Subject: Re: What is happening with libpthread???
To: None <firstname.lastname@example.org, current-users@NetBSD.ORG>
From: None <email@example.com>
Date: 01/21/1997 07:31:58
I realize that this is a bit of a "newbie" kind of question, but you
posted this note to current-users, rather than to tech-kern, so I feel
What is the difference between multi-tasking and multi-threading?
I don't want to start this thread off again, but here's my rationale for
proposing and doing what I am already doing:
I have done Mach mk ports numerous times, and for my it is a fairly
straightforward business, and I believe I have a thorough enough
understanding of Mach internals to be successful at it and come up with
something which will not only work, but perform well.
The Mach mk provides only the most basic functions. Mach-UX relies on a
OS server to provide an API. Or, in case it is Mach-US we're dealing
with, emulation libraries to possibly provide multiple APIs on a per
However, there are a bunch of goodies that come in the clue bag with
this, and two of them I particularly like: 1.) kernel multithreading and
It is a fully threaded kernel, and a rock-solid, fast kernel thread API
is available to the user, which can be easily adapted to other threading
API's if so desired, such as POSIX3.1c threads (Pthreads).
Further, I believe, that the fact that Mach mk's are by design meant to
be multiprocessing kernels, makes it very easy to support multiprocessor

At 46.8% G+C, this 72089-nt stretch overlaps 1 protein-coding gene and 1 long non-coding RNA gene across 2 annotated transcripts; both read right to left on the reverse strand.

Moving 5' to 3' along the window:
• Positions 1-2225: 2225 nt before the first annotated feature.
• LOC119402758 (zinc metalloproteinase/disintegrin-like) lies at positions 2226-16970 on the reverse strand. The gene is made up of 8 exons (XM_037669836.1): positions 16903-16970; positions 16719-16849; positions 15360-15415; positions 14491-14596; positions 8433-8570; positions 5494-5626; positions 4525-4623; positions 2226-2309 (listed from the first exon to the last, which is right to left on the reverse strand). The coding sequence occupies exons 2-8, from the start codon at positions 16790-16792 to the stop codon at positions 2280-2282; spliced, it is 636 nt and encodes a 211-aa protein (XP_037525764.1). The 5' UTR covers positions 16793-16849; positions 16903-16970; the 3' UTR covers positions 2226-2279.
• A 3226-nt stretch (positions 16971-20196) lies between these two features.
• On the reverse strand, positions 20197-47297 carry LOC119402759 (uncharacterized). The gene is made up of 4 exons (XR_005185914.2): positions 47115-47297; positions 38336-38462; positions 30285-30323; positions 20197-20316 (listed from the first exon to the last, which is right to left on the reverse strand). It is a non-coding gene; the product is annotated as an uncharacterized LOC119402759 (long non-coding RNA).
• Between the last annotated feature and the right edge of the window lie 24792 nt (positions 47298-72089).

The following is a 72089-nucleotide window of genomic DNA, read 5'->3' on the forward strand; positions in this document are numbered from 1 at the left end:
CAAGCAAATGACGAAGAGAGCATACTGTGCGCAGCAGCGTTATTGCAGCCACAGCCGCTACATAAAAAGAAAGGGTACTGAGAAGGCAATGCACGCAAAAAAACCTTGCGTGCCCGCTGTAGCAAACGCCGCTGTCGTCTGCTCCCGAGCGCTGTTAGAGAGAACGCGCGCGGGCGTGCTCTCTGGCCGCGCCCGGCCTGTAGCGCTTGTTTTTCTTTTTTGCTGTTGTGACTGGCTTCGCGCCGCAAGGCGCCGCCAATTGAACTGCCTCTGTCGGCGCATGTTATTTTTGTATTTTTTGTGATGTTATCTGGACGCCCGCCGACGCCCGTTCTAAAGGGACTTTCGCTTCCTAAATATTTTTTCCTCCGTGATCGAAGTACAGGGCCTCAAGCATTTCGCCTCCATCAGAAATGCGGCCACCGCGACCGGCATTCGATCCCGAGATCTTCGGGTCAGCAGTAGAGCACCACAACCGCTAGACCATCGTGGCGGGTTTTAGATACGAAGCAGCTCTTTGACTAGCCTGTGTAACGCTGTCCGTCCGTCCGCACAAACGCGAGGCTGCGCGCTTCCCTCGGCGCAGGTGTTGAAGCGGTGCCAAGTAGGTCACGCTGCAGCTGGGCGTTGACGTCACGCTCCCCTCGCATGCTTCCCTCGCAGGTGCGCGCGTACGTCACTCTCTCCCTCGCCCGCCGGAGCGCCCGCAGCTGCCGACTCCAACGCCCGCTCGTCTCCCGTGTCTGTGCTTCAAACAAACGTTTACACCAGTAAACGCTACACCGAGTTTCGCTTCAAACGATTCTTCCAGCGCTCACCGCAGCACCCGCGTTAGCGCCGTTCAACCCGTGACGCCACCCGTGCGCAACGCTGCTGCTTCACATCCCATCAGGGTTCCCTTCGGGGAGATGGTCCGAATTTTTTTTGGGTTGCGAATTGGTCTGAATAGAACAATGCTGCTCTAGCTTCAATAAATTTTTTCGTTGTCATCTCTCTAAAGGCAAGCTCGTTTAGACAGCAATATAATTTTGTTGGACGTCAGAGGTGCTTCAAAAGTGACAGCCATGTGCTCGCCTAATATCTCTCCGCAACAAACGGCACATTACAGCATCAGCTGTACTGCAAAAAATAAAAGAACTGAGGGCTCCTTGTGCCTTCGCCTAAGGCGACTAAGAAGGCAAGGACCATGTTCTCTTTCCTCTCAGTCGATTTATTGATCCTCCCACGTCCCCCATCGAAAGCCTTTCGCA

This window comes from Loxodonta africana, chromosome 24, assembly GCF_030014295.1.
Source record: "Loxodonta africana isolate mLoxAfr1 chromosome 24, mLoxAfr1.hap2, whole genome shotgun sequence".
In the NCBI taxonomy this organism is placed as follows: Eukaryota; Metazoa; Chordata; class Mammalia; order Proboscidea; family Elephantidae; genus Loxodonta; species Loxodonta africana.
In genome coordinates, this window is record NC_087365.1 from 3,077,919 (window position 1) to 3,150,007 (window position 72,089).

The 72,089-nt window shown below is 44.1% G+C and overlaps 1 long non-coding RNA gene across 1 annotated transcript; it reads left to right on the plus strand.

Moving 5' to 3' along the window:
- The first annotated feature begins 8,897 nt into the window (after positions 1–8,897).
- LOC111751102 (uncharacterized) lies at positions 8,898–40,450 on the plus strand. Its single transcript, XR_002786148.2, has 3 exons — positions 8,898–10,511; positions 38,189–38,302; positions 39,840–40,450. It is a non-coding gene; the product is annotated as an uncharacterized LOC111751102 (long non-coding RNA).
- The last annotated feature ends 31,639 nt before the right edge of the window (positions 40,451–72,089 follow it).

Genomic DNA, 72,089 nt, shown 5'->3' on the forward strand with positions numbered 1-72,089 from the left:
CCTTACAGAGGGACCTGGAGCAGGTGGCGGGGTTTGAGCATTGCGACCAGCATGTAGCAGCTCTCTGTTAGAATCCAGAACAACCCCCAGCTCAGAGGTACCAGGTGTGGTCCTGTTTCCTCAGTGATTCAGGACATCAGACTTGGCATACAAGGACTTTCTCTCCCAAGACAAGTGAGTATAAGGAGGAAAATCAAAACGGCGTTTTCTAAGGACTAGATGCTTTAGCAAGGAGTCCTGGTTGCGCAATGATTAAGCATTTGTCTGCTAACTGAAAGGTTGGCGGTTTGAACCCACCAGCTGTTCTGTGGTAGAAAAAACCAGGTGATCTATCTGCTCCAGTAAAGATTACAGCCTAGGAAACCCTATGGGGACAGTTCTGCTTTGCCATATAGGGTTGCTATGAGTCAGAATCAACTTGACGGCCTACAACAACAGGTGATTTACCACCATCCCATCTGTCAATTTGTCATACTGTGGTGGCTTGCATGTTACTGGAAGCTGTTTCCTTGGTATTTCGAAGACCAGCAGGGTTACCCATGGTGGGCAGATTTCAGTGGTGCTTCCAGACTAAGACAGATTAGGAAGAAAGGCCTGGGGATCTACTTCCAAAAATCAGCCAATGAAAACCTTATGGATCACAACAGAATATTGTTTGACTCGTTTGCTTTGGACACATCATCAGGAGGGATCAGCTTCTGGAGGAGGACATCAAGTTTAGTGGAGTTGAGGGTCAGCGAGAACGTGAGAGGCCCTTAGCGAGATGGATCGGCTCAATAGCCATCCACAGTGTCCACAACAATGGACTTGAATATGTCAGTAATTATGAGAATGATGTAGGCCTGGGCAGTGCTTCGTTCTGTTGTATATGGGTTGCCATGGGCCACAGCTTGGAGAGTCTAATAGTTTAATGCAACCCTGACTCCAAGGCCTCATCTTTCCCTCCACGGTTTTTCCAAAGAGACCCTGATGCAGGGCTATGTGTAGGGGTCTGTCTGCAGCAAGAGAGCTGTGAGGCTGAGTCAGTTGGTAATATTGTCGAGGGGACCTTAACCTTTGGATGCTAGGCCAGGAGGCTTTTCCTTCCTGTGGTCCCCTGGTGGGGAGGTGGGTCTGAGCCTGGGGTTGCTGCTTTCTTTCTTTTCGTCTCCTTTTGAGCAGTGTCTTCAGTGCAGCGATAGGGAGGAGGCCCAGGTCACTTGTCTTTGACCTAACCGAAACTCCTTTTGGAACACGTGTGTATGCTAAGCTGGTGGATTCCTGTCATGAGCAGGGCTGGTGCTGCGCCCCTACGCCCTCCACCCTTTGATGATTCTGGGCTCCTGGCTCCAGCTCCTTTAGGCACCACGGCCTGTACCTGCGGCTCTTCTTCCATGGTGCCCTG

environments. To me, it makes more sense to take building blocks meant
to support a particular function, than coax something that isn't meant to
provide multiprocessing to provide multiprocessing.
And since Mach mk's 3.0 and up, even non-shared memory multiprocessor
environments are possible and easily implemented. The APIs themselves
have no clue what it is below their ports to the mk (99.9% of the time).
The whole OS design is much more modular, which makes porting easier as
well. NetBSD has done a tremendous amount of porting work, which is
IMHO, NetBSD is a very fine uniprocessor OS. Efficiency for a different
environment might need a different approach than driving a uniprocessor
OS to be a multiprocessor OS. Especially since there are no threads in
the current kernel, IMHO, this job can never been of great efficiency.
It'll work, no doubt, but it won't be the best we can do.
Because the NetBSD server's API will be a superset of the current NetBSD
API, current apps will continue to run at the very least after
With a little extra effort, even binary compatibility can be provided.
The argument that Mach mk has more overhead than traditional
architectures is not true per se. Multithreading provides for
significant advantages even on uniprocessor architectures when high I/O
demands are to be serviced. For efficient multiprocessing, threading is
a requirement, not an option. And predominantly userland threading
implementations just don't cut it(TM).
That's my story. Comments welcome, flames >/dev/null.
We'll see what happens.
Christian Kuhtz <firstname.lastname@example.org>